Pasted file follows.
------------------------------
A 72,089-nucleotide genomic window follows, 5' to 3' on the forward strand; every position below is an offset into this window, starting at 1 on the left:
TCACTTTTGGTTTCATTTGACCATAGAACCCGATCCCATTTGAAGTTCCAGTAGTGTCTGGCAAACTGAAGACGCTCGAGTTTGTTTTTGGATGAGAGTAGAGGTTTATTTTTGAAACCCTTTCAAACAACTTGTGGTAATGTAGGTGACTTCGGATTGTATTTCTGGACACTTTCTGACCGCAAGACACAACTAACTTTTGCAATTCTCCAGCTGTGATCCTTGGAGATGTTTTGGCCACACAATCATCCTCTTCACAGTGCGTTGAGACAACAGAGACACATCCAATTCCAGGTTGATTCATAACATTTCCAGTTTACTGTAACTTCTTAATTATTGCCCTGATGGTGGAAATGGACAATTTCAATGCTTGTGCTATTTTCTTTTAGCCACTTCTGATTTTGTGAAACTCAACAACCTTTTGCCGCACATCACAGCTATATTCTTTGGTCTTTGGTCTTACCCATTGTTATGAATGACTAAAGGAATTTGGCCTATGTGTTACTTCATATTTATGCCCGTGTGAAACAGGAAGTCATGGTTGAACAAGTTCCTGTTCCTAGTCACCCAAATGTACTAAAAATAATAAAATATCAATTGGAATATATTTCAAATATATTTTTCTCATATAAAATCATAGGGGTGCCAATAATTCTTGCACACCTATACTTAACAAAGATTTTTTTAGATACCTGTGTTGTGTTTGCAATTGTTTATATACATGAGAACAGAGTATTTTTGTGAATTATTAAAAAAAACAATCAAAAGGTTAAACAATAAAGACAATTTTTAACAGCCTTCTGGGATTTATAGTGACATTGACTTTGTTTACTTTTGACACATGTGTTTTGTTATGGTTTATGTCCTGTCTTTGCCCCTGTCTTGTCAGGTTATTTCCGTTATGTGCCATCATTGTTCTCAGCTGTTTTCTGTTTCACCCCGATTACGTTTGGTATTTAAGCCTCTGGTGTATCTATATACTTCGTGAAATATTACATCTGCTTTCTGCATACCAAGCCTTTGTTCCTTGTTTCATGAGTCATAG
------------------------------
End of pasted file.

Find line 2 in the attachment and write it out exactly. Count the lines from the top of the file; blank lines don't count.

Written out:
TCACTTTTGGTTTCATTTGACCATAGAACCCGATCCCATTTGAAGTTCCAGTAGTGTCTGGCAAACTGAAGACGCTCGAGTTTGTTTTTGGATGAGAGTAGAGGTTTATTTTTGAAACCCTTTCAAACAACTTGTGGTAATGTAGGTGACTTCGGATTGTATTTCTGGACACTTTCTGACCGCAAGACACAACTAACTTTTGCAATTCTCCAGCTGTGATCCTTGGAGATGTTTTGGCCACACAATCATCCTCTTCACAGTGCGTTGAGACAACAGAGACACATCCAATTCCAGGTTGATTCATAACATTTCCAGTTTACTGTAACTTCTTAATTATTGCCCTGATGGTGGAAATGGACAATTTCAATGCTTGTGCTATTTTCTTTTAGCCACTTCTGATTTTGTGAAACTCAACAACCTTTTGCCGCACATCACAGCTATATTCTTTGGTCTTTGGTCTTACCCATTGTTATGAATGACTAAAGGAATTTGGCCTATGTGTTACTTCATATTTATGCCCGTGTGAAACAGGAAGTCATGGTTGAACAAGTTCCTGTTCCTAGTCACCCAAATGTACTAAAAATAATAAAATATCAATTGGAATATATTTCAAATATATTTTTCTCATATAAAATCATAGGGGTGCCAATAATTCTTGCACACCTATACTTAACAAAGATTTTTTTAGATACCTGTGTTGTGTTTGCAATTGTTTATATACATGAGAACAGAGTATTTTTGTGAATTATTAAAAAAAACAATCAAAAGGTTAAACAATAAAGACAATTTTTAACAGCCTTCTGGGATTTATAGTGACATTGACTTTGTTTACTTTTGACACATGTGTTTTGTTATGGTTTATGTCCTGTCTTTGCCCCTGTCTTGTCAGGTTATTTCCGTTATGTGCCATCATTGTTCTCAGCTGTTTTCTGTTTCACCCCGATTACGTTTGGTATTTAAGCCTCTGGTGTATCTATATACTTCGTGAAATATTACATCTGCTTTCTGCATACCAAGCCTTTGTTCCTTGTTTCATGAGTCATAG